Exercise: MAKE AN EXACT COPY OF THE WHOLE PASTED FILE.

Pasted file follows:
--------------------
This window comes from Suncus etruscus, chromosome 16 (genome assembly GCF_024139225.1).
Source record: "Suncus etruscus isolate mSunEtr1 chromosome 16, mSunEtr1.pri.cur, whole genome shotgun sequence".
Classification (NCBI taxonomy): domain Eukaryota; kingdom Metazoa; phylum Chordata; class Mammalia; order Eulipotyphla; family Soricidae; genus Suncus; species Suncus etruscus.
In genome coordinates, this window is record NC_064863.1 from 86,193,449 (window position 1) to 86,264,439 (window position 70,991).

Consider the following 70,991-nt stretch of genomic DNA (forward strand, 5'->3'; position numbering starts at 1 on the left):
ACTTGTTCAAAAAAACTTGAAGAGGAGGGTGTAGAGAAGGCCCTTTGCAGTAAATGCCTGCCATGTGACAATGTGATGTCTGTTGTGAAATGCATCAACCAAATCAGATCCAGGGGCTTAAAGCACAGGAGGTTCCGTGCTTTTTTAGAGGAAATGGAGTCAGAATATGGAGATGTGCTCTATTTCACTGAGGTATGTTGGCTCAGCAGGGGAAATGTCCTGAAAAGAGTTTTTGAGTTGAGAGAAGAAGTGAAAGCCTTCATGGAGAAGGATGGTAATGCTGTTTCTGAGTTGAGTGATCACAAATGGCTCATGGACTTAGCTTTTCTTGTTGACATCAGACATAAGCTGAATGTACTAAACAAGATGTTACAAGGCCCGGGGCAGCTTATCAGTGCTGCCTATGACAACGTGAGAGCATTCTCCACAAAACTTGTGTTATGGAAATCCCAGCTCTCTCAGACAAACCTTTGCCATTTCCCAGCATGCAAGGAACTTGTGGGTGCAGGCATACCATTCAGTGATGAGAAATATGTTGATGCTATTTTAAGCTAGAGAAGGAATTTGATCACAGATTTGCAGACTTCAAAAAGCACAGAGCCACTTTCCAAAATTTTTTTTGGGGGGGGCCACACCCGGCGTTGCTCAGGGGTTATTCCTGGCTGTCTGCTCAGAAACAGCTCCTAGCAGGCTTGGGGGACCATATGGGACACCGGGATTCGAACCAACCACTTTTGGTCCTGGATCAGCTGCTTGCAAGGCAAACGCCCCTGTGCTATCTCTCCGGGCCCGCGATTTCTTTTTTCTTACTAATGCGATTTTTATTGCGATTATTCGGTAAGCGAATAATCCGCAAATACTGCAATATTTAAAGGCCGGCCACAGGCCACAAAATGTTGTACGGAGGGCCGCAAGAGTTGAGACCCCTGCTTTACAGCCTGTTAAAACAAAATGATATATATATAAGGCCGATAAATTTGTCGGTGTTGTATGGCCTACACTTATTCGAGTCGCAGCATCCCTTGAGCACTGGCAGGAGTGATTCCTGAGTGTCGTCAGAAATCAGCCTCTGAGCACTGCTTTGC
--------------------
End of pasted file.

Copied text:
This window comes from Suncus etruscus, chromosome 16 (genome assembly GCF_024139225.1).
Source record: "Suncus etruscus isolate mSunEtr1 chromosome 16, mSunEtr1.pri.cur, whole genome shotgun sequence".
Classification (NCBI taxonomy): domain Eukaryota; kingdom Metazoa; phylum Chordata; class Mammalia; order Eulipotyphla; family Soricidae; genus Suncus; species Suncus etruscus.
In genome coordinates, this window is record NC_064863.1 from 86,193,449 (window position 1) to 86,264,439 (window position 70,991).

Consider the following 70,991-nt stretch of genomic DNA (forward strand, 5'->3'; position numbering starts at 1 on the left):
ACTTGTTCAAAAAAACTTGAAGAGGAGGGTGTAGAGAAGGCCCTTTGCAGTAAATGCCTGCCATGTGACAATGTGATGTCTGTTGTGAAATGCATCAACCAAATCAGATCCAGGGGCTTAAAGCACAGGAGGTTCCGTGCTTTTTTAGAGGAAATGGAGTCAGAATATGGAGATGTGCTCTATTTCACTGAGGTATGTTGGCTCAGCAGGGGAAATGTCCTGAAAAGAGTTTTTGAGTTGAGAGAAGAAGTGAAAGCCTTCATGGAGAAGGATGGTAATGCTGTTTCTGAGTTGAGTGATCACAAATGGCTCATGGACTTAGCTTTTCTTGTTGACATCAGACATAAGCTGAATGTACTAAACAAGATGTTACAAGGCCCGGGGCAGCTTATCAGTGCTGCCTATGACAACGTGAGAGCATTCTCCACAAAACTTGTGTTATGGAAATCCCAGCTCTCTCAGACAAACCTTTGCCATTTCCCAGCATGCAAGGAACTTGTGGGTGCAGGCATACCATTCAGTGATGAGAAATATGTTGATGCTATTTTAAGCTAGAGAAGGAATTTGATCACAGATTTGCAGACTTCAAAAAGCACAGAGCCACTTTCCAAAATTTTTTTTGGGGGGGGCCACACCCGGCGTTGCTCAGGGGTTATTCCTGGCTGTCTGCTCAGAAACAGCTCCTAGCAGGCTTGGGGGACCATATGGGACACCGGGATTCGAACCAACCACTTTTGGTCCTGGATCAGCTGCTTGCAAGGCAAACGCCCCTGTGCTATCTCTCCGGGCCCGCGATTTCTTTTTTCTTACTAATGCGATTTTTATTGCGATTATTCGGTAAGCGAATAATCCGCAAATACTGCAATATTTAAAGGCCGGCCACAGGCCACAAAATGTTGTACGGAGGGCCGCAAGAGTTGAGACCCCTGCTTTACAGCCTGTTAAAACAAAATGATATATATATAAGGCCGATAAATTTGTCGGTGTTGTATGGCCTACACTTATTCGAGTCGCAGCATCCCTTGAGCACTGGCAGGAGTGATTCCTGAGTGTCGTCAGAAATCAGCCTCTGAGCACTGCTTTGC